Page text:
Industry Dynamics in Pharmaceuticals

DOI: 10.4236/pp.2012.31001   PDF   HTML     4,852 Downloads   10,173 Views   Citations


Pharmaceuticals is a relatively large and mature industry, and of growing significance. The industry has stimulated extensive research on determinants of its growth and development. Specifically, the distribution of firm size has attracted significant attention, due to tis relevance as an indicator of degree of industrial concentration. A large part of this literature has focused, since the early contributions, on the explanation of the shape of firm size distribution in the industry at a given point in time by reference to steady state arguments. The dynamics in question have been relatively neglected however. The main objective of this paper is to help fill this gap. It is shown that interesting issues arise when one considers how firm structure evolves over time, rather than simply attending to equilibrium implications of processes. Information on the shape and time-evolution of the size distribution of firms over an extended period of time can be used to make inferences about an underlying process; specifically, on which characteristics lead to which kinds of dynamics. To that end, we propose a diffusion model to examine the spatial dynamics of firm size. Instead of assuming a steady state as is standard practice, we consider that firm size fluctuates around its long run stationary equilibrium, according to a double process of temporal drift and random disturbance. An empirical application to real data from the Pharmaceutical industry helps fill a second gap in the literature, as only a few diffusion studies have employed real statistical data when analyzing firm size dynamics. Our empirical application confirms results presented elsewhere and offers some new insights.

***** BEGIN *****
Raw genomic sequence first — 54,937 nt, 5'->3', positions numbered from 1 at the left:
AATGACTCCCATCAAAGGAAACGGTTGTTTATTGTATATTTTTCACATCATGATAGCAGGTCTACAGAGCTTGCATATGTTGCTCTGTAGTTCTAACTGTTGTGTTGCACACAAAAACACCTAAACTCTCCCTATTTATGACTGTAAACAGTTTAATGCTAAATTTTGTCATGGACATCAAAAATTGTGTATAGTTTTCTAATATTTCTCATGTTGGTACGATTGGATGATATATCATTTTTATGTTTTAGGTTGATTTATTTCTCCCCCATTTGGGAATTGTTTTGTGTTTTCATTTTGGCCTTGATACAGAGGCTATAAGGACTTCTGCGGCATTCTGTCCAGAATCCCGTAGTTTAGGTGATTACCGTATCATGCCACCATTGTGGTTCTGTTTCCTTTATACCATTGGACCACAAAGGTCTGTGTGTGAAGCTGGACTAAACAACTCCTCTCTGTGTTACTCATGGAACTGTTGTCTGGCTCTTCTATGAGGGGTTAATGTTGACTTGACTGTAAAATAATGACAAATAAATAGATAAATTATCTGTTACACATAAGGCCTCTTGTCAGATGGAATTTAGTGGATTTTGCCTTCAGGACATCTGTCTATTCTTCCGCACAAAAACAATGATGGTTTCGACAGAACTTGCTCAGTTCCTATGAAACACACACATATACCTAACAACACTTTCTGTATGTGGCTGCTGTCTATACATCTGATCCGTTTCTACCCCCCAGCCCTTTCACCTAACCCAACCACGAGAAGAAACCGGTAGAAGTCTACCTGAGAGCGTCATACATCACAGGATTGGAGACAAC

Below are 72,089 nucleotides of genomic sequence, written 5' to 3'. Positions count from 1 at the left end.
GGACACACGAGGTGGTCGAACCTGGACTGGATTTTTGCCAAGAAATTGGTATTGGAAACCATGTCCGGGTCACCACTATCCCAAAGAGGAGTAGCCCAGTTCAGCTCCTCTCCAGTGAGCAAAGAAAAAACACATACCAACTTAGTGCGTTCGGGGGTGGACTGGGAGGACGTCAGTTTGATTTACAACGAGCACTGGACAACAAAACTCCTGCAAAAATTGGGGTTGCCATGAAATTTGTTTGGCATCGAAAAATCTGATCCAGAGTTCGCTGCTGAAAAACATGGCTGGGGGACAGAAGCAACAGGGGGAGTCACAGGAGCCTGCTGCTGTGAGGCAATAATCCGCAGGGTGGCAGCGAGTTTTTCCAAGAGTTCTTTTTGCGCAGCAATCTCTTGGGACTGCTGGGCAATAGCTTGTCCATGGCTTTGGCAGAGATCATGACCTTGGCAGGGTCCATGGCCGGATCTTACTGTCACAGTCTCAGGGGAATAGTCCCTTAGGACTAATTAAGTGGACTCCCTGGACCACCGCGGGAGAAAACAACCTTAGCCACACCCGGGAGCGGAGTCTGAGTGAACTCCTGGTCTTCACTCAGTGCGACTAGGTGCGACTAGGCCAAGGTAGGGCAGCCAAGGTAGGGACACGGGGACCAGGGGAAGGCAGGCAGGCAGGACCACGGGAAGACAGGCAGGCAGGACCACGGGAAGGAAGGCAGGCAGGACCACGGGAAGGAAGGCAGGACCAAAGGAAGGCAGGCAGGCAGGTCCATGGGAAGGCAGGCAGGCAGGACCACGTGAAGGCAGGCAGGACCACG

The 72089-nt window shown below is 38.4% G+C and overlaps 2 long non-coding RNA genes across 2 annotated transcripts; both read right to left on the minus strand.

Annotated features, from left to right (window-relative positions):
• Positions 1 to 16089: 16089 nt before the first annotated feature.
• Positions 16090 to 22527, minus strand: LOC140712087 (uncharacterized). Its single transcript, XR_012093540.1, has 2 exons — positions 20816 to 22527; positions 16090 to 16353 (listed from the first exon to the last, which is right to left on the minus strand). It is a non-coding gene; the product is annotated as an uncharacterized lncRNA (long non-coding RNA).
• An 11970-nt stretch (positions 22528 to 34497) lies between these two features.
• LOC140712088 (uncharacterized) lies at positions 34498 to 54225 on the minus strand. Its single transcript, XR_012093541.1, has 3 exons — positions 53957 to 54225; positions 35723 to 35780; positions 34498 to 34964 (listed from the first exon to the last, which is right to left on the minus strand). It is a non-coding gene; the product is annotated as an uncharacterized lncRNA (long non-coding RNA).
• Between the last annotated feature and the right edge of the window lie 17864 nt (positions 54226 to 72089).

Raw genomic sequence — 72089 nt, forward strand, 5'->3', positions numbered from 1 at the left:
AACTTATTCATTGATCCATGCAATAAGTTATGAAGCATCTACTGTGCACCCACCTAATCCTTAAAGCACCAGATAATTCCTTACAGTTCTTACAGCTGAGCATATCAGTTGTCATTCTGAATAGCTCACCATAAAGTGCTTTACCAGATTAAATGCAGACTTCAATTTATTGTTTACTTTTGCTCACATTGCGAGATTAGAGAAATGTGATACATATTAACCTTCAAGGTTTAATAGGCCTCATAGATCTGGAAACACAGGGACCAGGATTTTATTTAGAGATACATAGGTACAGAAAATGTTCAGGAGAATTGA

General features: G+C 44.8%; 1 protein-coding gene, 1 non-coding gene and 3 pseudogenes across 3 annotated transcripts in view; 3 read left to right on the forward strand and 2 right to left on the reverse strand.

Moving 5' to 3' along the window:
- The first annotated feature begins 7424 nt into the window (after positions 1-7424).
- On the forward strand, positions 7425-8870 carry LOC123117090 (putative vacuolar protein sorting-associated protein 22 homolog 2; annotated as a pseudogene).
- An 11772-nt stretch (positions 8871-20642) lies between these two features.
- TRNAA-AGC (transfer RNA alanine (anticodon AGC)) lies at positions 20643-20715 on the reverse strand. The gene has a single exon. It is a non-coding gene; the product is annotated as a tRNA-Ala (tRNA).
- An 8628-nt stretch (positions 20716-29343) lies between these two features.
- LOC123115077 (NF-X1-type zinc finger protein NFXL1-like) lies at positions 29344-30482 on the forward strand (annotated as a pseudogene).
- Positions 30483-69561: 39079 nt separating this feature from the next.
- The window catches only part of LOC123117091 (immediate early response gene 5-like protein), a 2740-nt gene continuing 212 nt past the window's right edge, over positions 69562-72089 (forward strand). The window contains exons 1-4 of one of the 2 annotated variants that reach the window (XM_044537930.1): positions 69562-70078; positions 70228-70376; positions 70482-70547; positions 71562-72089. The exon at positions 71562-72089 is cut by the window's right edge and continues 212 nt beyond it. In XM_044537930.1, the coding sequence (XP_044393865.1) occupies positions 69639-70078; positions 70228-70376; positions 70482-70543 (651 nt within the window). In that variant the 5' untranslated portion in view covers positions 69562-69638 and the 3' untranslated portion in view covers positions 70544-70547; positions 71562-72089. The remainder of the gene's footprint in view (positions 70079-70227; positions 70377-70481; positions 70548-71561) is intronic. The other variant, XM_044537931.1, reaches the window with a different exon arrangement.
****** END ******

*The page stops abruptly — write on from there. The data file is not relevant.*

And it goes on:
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F. Hashemi, "Industry Dynamics in Pharmaceuticals," Pharmacology & Pharmacy, Vol. 3 No. 1, 2012, pp. 1-6. doi: 10.4236/pp.2012.31001.

Conflicts of Interest

The authors declare no conflicts of interest.


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